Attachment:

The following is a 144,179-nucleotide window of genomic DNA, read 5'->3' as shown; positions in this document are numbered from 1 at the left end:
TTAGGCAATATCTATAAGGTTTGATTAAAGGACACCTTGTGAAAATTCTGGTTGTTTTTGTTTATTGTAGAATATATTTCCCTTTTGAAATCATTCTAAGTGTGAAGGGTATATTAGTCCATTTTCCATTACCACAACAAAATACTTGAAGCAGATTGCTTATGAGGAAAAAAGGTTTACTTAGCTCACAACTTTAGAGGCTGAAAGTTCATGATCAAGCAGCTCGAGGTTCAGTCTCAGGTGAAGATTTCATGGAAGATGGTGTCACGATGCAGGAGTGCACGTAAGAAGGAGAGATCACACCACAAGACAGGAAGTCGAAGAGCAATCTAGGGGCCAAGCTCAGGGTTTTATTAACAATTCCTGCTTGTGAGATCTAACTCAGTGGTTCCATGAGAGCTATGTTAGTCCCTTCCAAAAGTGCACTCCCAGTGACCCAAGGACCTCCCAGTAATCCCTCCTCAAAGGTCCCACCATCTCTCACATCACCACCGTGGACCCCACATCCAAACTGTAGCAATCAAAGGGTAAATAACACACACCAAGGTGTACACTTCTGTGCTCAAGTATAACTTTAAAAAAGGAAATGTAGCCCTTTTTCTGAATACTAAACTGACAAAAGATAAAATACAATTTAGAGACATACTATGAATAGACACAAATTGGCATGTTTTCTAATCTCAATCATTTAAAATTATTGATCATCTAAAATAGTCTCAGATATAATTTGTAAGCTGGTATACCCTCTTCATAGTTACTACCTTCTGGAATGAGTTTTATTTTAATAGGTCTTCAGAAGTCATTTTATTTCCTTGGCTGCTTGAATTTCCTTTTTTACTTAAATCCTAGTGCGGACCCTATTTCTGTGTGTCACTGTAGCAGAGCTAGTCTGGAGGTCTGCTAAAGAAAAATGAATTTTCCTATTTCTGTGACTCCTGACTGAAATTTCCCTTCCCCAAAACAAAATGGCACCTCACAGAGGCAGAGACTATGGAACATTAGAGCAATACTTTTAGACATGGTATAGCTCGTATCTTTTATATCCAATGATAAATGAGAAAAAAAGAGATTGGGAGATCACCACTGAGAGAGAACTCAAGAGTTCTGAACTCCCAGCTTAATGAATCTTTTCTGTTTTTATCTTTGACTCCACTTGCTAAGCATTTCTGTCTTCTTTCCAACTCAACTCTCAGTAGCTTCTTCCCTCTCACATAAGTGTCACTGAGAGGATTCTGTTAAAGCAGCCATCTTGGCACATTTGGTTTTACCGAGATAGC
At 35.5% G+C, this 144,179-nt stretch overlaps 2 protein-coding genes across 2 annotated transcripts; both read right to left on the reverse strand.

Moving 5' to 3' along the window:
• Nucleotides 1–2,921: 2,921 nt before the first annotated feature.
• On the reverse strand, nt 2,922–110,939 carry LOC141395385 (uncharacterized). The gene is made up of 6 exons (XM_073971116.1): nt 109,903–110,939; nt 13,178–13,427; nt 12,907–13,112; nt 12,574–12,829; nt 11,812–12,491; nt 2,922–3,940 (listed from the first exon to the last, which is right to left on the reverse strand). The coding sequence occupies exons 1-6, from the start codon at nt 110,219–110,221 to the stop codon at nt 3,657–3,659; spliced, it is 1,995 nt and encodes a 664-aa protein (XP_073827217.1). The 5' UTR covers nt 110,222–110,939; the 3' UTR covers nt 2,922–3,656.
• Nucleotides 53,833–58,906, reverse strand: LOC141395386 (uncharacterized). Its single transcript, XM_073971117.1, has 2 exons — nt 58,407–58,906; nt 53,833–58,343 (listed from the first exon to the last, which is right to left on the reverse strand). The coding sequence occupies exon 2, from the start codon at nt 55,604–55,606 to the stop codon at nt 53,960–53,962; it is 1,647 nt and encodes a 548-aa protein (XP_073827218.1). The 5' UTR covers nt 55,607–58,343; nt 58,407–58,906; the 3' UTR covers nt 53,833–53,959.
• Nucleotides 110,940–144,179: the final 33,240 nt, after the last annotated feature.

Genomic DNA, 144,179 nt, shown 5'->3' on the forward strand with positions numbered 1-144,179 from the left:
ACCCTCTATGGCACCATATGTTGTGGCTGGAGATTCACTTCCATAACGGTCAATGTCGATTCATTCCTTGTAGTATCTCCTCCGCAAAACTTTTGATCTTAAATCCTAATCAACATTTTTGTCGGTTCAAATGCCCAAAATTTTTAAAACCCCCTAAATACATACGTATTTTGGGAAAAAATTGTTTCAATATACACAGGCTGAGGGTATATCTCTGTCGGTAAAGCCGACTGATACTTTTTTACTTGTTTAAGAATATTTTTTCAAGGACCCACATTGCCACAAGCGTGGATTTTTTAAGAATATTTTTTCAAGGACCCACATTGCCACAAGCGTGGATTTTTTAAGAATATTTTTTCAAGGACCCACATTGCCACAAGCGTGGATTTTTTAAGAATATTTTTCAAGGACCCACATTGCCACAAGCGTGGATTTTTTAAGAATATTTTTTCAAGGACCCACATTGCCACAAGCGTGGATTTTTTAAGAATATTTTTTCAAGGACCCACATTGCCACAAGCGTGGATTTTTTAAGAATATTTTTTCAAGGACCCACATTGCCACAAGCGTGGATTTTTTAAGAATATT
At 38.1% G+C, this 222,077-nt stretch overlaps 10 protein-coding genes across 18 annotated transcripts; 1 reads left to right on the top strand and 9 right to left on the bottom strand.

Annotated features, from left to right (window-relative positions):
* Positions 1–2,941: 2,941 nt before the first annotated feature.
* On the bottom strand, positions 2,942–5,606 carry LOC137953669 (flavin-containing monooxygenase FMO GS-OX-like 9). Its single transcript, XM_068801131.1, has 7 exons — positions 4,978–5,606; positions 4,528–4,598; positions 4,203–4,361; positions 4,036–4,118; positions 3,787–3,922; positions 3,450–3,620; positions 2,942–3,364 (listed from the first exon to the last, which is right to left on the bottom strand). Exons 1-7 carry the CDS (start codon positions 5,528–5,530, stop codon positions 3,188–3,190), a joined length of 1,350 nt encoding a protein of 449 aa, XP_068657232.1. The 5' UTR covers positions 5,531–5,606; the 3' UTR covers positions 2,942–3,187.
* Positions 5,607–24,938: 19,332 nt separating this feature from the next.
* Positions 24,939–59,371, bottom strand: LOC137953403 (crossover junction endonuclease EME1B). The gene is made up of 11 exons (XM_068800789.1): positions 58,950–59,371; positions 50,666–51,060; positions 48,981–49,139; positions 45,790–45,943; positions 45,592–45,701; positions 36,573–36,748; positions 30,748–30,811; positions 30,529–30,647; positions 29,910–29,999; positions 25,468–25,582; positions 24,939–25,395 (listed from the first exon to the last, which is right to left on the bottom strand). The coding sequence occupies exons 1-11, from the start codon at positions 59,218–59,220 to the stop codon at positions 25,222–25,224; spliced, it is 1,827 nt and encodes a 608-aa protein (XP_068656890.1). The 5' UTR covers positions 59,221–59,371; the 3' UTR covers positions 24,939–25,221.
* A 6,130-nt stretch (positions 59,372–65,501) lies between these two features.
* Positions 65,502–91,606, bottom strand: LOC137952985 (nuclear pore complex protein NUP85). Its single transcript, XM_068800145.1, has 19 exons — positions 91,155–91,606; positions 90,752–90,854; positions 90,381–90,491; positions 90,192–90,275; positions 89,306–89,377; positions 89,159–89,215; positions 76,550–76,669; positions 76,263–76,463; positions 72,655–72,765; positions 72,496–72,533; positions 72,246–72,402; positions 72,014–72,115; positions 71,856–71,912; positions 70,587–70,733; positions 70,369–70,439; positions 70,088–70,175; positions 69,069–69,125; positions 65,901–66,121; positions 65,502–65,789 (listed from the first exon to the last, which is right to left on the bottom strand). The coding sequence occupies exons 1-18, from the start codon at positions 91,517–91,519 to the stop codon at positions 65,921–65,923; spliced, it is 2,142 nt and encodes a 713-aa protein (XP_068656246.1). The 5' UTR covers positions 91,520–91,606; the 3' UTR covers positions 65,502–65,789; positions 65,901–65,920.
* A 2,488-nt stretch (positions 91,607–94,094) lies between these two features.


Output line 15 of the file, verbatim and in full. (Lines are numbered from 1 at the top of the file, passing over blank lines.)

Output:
* Positions 5,607–24,938: 19,332 nt separating this feature from the next.